Jewellery with Nazi links set to fetch $150mn at auction
Christie's auction house will next week launch the sale of hundreds of jewels that belonged to Austrian billionaire Heidi Horten, whose German businessman husband made his fortune under the Nazis.
Christie’s will offer 700 lots from Horten’s collection, including "unique and exceptional pieces" from 20th-century designers including Cartier, Harry Winston, Bulgari and Van Cleef & Arpels.
The whole collection has an estimated value of more than $150 million.
The sale could eclipse previous records set by Christie's in sales of properties that belonged to actress Elizabeth Taylor in 2011 and the "Maharajas and Mughal Magnificence" collection in 2019, both of which exceeded $100 million.
Leading the collection is a rare Cartier ruby and diamond ring, which weighs in at 25.59 carats and has "a saturated pigeon-blood red colour and fine purity", according to the auction house.
"What makes this collection particularly remarkable is the breadth and quality of the gemstones represented," said Max Fawcett, head of jewellery at Christie’s in Geneva.
"You’ll find everything from costume jewellery and one-of-a-kind haute joaillerie pieces, to historic jewels with exceptional provenance," he added.
Heidi Horten died last year aged 81. According to Forbes, she was worth $2.9 billion.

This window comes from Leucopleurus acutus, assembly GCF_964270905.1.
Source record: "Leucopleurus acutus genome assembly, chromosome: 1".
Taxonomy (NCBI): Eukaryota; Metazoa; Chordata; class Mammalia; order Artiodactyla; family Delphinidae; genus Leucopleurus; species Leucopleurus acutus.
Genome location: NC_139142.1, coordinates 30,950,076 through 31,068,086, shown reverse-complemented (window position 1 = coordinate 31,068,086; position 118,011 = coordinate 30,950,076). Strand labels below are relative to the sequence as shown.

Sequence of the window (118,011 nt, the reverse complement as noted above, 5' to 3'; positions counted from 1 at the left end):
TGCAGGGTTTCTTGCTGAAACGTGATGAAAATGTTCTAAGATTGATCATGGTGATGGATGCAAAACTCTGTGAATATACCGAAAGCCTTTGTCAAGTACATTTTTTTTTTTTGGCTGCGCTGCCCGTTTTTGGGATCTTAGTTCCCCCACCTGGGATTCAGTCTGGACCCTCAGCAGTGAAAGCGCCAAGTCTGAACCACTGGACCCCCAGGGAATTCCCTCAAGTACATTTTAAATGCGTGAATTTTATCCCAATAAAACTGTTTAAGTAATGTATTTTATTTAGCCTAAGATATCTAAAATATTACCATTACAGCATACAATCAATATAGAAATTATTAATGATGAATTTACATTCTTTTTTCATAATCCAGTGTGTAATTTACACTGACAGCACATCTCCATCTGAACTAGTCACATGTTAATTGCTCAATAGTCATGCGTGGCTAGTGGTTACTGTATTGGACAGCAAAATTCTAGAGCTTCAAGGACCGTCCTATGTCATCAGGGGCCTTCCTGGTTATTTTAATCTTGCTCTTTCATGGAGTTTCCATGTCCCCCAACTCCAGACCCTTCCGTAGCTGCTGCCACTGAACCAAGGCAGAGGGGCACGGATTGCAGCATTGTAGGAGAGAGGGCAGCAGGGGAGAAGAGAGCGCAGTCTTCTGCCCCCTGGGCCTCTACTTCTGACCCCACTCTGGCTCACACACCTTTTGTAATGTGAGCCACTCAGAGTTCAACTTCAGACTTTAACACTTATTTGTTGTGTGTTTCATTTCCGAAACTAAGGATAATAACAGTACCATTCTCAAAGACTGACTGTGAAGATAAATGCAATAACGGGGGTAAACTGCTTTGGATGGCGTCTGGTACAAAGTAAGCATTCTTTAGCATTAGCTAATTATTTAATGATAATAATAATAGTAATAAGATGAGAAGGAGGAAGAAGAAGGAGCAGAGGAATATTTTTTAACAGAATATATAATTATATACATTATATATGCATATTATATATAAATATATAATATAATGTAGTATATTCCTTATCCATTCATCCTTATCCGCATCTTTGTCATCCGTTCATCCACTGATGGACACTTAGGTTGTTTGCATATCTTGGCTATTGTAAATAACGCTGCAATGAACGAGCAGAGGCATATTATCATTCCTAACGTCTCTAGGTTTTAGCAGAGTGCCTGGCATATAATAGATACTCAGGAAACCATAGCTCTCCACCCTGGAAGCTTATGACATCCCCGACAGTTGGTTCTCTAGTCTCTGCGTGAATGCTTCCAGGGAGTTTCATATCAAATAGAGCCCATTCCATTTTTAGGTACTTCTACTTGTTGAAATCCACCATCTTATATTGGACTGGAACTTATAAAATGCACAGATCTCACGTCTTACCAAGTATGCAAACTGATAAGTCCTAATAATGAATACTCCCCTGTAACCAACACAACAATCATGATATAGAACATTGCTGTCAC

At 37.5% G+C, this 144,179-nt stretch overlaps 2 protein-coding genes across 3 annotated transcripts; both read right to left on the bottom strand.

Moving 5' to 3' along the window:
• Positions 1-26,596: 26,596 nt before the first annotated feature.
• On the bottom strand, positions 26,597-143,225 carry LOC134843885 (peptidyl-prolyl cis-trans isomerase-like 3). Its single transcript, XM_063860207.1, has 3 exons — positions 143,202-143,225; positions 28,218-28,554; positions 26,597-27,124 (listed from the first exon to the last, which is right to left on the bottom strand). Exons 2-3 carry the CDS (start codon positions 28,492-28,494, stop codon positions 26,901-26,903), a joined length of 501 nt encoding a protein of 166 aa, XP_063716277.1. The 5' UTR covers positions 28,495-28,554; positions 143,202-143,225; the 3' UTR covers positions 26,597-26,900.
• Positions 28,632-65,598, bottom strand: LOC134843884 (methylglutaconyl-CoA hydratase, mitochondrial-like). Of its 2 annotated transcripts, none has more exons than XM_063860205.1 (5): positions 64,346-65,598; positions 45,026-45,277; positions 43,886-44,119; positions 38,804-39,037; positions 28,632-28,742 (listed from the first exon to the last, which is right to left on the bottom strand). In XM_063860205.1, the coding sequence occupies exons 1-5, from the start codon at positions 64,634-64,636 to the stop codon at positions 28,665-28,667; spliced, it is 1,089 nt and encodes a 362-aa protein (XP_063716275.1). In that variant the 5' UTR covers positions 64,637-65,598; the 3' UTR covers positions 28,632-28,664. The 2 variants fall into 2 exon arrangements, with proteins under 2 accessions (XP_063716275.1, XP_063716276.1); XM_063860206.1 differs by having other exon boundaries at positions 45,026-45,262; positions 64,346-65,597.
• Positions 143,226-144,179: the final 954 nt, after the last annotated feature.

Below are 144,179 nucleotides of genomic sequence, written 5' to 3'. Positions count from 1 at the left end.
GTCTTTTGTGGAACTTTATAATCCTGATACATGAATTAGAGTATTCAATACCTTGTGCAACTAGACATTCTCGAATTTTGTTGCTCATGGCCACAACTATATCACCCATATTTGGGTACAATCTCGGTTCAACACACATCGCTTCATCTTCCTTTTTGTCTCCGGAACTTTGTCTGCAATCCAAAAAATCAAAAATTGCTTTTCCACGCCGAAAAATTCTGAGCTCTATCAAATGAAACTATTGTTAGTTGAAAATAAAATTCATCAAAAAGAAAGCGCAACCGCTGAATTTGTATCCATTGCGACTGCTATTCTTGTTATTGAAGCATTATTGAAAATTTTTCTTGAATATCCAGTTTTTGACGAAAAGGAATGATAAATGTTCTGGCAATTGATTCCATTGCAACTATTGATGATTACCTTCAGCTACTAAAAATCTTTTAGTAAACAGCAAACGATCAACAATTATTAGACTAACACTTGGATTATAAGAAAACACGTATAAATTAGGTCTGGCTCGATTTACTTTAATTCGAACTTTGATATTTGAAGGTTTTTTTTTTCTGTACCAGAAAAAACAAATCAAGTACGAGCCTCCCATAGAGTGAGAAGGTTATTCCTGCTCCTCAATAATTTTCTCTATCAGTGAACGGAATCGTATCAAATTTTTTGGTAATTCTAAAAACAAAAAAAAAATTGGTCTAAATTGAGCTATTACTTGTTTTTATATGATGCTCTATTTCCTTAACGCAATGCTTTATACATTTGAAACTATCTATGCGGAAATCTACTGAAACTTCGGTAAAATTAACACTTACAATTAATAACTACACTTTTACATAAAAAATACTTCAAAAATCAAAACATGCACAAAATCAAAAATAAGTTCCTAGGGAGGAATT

- Nazi party -
According to a report published in January 2022 by historians commissioned by the Horten Foundation, her husband Helmut Horten, who died in Switzerland in 1987, was a member of the Nazi party before being expelled.
In 1936, three years after Adolf Hitler came to power in Germany, Horten took over the textile company Alsberg based in the western city of Duisburg after its Jewish owners fled.
He later took over several other shops that had belonged to Jewish owners before the war.
"How did a 27-year-old take over a major department store? Did he put the (Jewish) seller under pressure?" the historians wrote.
"The giant among the West German entrepreneurs remained silent about his activities in the years 1933-45. And so the image of an unscrupulous profiteer endures today."
The Allied denazification committee exonerated Helmut Horten after the war.
On its website, Christie's says that "the business practices of Mr Horten during the Nazi era, when he purchased Jewish businesses sold under duress, are well documented".
Christie’s CEO, Guillaume Ceruttitold AFP in a statement that the auction house's decision to take on the sale was made after "careful consideration".
"It was never Christie's intention to hide information about the well-documented history of Mr Horten and we have added relevant information to our sale materials and website to ensure that the facts are clear to all," he added.
The auction house has stressed that the proceeds from the sale will go to the Heidi Horten Foundation, established in 2021 to support the eponymous art collection, as well as to medical research, child welfare and other philanthropic activities that the wealthy heiress supported.
"For our part, Christie’s will make a significant contribution from its final proceeds of the auction to an organisation that further advances Holocaust research and education," it added in its online statement.
Four hundred of the Horten lots will be sold at Christie's Geneva auction house from May 10 to 12.
Other pieces will be sold online from May 3 to 15 and in November.